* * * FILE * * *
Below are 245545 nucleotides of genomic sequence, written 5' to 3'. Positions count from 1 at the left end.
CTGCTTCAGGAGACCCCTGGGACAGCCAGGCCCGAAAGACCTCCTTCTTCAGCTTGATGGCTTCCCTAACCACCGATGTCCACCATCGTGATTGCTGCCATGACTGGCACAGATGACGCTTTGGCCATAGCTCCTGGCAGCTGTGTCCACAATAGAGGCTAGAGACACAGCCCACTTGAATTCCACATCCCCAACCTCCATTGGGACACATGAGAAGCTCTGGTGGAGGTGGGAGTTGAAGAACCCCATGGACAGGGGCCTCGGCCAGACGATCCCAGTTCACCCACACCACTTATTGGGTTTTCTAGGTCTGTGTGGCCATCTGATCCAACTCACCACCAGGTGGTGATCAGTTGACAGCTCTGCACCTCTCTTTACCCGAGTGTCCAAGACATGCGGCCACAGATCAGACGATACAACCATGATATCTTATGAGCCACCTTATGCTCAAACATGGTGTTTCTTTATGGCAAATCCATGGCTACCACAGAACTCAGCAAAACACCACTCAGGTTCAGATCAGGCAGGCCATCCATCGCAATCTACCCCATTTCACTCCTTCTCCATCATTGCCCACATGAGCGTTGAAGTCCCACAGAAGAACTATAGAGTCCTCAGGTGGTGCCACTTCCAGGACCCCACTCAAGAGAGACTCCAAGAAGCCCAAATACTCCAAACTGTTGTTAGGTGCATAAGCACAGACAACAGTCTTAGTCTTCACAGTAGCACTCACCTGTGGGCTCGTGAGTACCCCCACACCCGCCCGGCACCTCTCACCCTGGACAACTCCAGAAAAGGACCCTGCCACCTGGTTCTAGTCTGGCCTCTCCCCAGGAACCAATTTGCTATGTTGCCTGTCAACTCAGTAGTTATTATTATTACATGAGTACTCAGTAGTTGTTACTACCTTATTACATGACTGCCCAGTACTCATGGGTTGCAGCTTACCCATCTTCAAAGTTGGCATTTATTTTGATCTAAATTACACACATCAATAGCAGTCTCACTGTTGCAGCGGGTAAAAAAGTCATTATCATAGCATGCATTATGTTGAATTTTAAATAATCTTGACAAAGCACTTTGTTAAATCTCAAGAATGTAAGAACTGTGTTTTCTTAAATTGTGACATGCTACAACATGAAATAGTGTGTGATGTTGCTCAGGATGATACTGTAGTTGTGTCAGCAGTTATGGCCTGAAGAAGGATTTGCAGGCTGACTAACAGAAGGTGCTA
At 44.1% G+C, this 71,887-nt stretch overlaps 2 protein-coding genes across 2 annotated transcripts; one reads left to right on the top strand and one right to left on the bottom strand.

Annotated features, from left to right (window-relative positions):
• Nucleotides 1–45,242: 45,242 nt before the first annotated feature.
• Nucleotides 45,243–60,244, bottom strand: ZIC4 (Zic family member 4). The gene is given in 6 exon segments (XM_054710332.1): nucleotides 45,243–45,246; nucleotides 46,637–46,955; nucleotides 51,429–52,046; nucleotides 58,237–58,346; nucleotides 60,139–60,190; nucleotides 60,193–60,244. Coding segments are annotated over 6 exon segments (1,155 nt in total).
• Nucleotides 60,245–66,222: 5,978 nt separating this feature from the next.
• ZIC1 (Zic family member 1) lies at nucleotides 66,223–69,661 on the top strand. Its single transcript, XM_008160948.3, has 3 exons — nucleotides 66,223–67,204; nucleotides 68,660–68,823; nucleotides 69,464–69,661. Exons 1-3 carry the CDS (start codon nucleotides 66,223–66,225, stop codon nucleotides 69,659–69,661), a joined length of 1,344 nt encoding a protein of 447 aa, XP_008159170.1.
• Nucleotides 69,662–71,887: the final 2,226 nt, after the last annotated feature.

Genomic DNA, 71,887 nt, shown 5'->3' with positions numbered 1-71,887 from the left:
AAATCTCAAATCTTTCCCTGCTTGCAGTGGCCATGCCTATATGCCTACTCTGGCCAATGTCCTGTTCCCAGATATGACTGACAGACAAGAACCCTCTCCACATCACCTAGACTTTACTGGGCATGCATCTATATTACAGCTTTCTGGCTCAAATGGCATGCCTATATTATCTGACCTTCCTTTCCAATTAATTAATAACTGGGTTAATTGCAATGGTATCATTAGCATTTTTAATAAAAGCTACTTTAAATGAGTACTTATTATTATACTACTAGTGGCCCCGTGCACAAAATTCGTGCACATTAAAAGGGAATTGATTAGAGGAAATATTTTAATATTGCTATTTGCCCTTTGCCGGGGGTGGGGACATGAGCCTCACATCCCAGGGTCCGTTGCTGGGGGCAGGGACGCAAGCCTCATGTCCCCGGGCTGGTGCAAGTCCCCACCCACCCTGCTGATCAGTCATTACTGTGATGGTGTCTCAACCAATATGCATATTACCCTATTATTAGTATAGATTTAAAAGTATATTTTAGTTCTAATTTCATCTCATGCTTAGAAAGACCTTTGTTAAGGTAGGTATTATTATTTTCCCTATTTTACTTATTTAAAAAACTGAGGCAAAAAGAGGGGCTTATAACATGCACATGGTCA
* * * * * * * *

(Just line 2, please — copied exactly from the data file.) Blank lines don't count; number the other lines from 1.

CTGCTTCAGGAGACCCCTGGGACAGCCAGGCCCGAAAGACCTCCTTCTTCAGCTTGATGGCTTCCCTAACCACCGATGTCCACCATCGTGATTGCTGCCATGACTGGCACAGATGACGCTTTGGCCATAGCTCCTGGCAGCTGTGTCCACAATAGAGGCTAGAGACACAGCCCACTTGAATTCCACATCCCCAACCTCCATTGGGACACATGAGAAGCTCTGGTGGAGGTGGGAGTTGAAGAACCCCATGGACAGGGGCCTCGGCCAGACGATCCCAGTTCACCCACACCACTTATTGGGTTTTCTAGGTCTGTGTGGCCATCTGATCCAACTCACCACCAGGTGGTGATCAGTTGACAGCTCTGCACCTCTCTTTACCCGAGTGTCCAAGACATGCGGCCACAGATCAGACGATACAACCATGATATCTTATGAGCCACCTTATGCTCAAACATGGTGTTTCTTTATGGCAAATCCATGGCTACCACAGAACTCAGCAAAACACCACTCAGGTTCAGATCAGGCAGGCCATCCATCGCAATCTACCCCATTTCACTCCTTCTCCATCATTGCCCACATGAGCGTTGAAGTCCCACAGAAGAACTATAGAGTCCTCAGGTGGTGCCACTTCCAGGACCCCACTCAAGAGAGACTCCAAGAAGCCCAAATACTCCAAACTGTTGTTAGGTGCATAAGCACAGACAACAGTCTTAGTCTTCACAGTAGCACTCACCTGTGGGCTCGTGAGTACCCCCACACCCGCCCGGCACCTCTCACCCTGGACAACTCCAGAAAAGGACCCTGCCACCTGGTTCTAGTCTGGCCTCTCCCCAGGAACCAATTTGCTATGTTGCCTGTCAACTCAGTAGTTATTATTATTACATGAGTACTCAGTAGTTGTTACTACCTTATTACATGACTGCCCAGTACTCATGGGTTGCAGCTTACCCATCTTCAAAGTTGGCATTTATTTTGATCTAAATTACACACATCAATAGCAGTCTCACTGTTGCAGCGGGTAAAAAAGTCATTATCATAGCATGCATTATGTTGAATTTTAAATAATCTTGACAAAGCACTTTGTTAAATCTCAAGAATGTAAGAACTGTGTTTTCTTAAATTGTGACATGCTACAACATGAAATAGTGTGTGATGTTGCTCAGGATGATACTGTAGTTGTGTCAGCAGTTATGGCCTGAAGAAGGATTTGCAGGCTGACTAACAGAAGGTGCTA